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Science and Math Go Together Like Peanut Butter & Jelly


These days, you will often hear the acronym STEM (Science, Technology, Engineering and Math) as a “go to” phrase in curriculum. This is because of the natural overlap between these domains. When children engage in science experiences, they are motivated to apply math to help them answer their questions. For example, as children investigate the effect that water has on the growth of a plant, children might need to quantify the amount of water they are giving a plant, measure its growth or even count the number of days it has been since a plant was last watered. Without math, their understanding of this relationship between water and plants will lack depth.


As educators, we facilitate the various ways that math will support science learning. During science experiences, we help children identify and create patterns, measure a variety of attributes (e.g., weight, temperature, length, volume), sort and organize, quantify and compare, all of which are critical skills in early childhood mathematics (Clements & Sarama, 2004). Keep in mind, for younger children the ways in which they measure and quantify will need to be simplified to meet their current level of understanding. This might take the form of measuring using unit blocks rather than a ruler, sorting by just 1 attribute or emphasizing “more” or “less” while comparing materials in the same type of containers.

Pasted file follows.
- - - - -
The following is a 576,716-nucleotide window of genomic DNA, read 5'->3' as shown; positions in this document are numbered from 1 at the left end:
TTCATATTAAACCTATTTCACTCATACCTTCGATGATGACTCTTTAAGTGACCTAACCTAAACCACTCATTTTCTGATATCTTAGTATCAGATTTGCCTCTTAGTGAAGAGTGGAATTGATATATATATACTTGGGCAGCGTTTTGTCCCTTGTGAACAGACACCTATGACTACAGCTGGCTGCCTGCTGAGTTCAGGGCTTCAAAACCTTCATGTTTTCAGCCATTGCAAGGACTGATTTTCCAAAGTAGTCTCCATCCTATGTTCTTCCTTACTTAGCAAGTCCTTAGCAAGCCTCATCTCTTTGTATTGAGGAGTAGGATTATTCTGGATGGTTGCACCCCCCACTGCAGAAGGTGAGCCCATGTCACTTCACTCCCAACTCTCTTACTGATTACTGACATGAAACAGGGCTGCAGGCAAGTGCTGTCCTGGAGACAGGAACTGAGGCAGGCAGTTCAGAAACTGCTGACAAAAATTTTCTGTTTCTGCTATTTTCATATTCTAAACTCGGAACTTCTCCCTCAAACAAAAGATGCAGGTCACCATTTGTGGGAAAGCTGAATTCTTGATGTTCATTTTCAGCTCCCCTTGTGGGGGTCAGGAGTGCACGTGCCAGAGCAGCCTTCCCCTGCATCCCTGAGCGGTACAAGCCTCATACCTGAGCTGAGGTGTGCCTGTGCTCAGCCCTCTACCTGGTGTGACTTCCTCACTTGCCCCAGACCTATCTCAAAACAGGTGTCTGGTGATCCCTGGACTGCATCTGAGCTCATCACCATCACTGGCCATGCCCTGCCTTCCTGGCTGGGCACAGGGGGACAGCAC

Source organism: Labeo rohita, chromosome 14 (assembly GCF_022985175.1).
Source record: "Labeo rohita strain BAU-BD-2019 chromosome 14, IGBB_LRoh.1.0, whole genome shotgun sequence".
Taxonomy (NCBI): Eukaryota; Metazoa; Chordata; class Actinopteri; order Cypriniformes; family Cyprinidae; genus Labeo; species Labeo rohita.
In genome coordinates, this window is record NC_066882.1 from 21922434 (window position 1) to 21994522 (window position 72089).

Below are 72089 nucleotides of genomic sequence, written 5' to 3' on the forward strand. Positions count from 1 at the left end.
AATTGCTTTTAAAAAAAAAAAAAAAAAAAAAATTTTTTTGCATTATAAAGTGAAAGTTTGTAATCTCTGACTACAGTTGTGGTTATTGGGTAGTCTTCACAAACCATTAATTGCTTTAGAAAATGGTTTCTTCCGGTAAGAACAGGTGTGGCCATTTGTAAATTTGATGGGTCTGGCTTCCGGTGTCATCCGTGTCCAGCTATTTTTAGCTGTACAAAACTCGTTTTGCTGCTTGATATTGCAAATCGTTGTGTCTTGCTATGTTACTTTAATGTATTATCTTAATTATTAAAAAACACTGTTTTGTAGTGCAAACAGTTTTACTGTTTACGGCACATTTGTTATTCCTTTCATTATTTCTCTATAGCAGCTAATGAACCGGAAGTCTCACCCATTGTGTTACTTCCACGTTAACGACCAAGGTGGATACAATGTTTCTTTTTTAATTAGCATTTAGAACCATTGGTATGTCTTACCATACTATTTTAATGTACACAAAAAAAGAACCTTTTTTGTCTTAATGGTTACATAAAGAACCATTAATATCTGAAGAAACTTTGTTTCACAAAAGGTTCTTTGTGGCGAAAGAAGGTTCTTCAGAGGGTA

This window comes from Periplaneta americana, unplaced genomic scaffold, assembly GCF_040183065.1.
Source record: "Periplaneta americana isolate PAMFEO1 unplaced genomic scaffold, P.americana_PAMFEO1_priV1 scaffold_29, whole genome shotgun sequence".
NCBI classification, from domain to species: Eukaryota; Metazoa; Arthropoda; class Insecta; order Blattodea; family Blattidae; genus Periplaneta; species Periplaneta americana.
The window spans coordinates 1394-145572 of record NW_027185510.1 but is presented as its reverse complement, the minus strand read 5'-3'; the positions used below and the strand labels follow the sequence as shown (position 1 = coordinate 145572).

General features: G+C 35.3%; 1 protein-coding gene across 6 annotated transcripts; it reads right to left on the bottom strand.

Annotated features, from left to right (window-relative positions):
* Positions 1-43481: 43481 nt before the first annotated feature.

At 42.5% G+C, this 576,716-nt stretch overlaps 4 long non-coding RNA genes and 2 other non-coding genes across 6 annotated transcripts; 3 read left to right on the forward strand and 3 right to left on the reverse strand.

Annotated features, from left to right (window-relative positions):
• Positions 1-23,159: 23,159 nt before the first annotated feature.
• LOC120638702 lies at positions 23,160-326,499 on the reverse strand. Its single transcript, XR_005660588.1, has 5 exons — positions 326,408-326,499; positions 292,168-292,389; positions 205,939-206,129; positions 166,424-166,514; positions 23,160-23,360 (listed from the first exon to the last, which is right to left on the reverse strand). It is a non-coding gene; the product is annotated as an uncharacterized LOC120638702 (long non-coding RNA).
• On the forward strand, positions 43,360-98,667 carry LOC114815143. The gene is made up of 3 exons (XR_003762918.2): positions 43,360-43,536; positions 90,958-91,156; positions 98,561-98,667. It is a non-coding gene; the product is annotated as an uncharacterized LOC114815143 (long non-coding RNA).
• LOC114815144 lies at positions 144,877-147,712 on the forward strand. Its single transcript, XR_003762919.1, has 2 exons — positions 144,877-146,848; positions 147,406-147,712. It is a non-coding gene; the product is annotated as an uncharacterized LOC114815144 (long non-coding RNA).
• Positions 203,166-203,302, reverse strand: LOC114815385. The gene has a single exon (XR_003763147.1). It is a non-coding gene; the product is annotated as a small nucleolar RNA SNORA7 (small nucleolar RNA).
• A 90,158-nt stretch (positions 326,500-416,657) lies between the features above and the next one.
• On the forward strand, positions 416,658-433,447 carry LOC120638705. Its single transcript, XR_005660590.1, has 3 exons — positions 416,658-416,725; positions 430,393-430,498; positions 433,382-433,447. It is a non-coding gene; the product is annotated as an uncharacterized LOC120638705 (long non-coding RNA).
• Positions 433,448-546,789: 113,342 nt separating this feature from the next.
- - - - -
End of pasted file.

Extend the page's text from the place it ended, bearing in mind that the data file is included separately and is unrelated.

Let’s see some examples of how this may LOOK in the classroom:


As toddlers learn about life science and animals, they use models of animals and sort them by “small” and “big” to gain a better understanding around the sizes of animals compared to one another.



While investigating sound, the concept of patterns is used as children use rhythm sticks and learn about loud – soft and fast – slow sounds.



During an activity of making gak, children are exploring the concept of cause and effect. Through the understanding of more and less, children can see the effect adding more water has on their mixture.



Children use blocks as a means to measure and compare the height of each other.



As you are planning for your classroom, be intentional about how you will incorporate math into science experiences. Providing children opportunities to learn across domains leads to greater depth in learning in more meaningful ways.





References


Clements, D. H., & Sarama, J. (2004). Learning trajectories in mathematics education. Mathematical thinking and learning, 6(2), 81-89.


Photos courtesy of NCQTL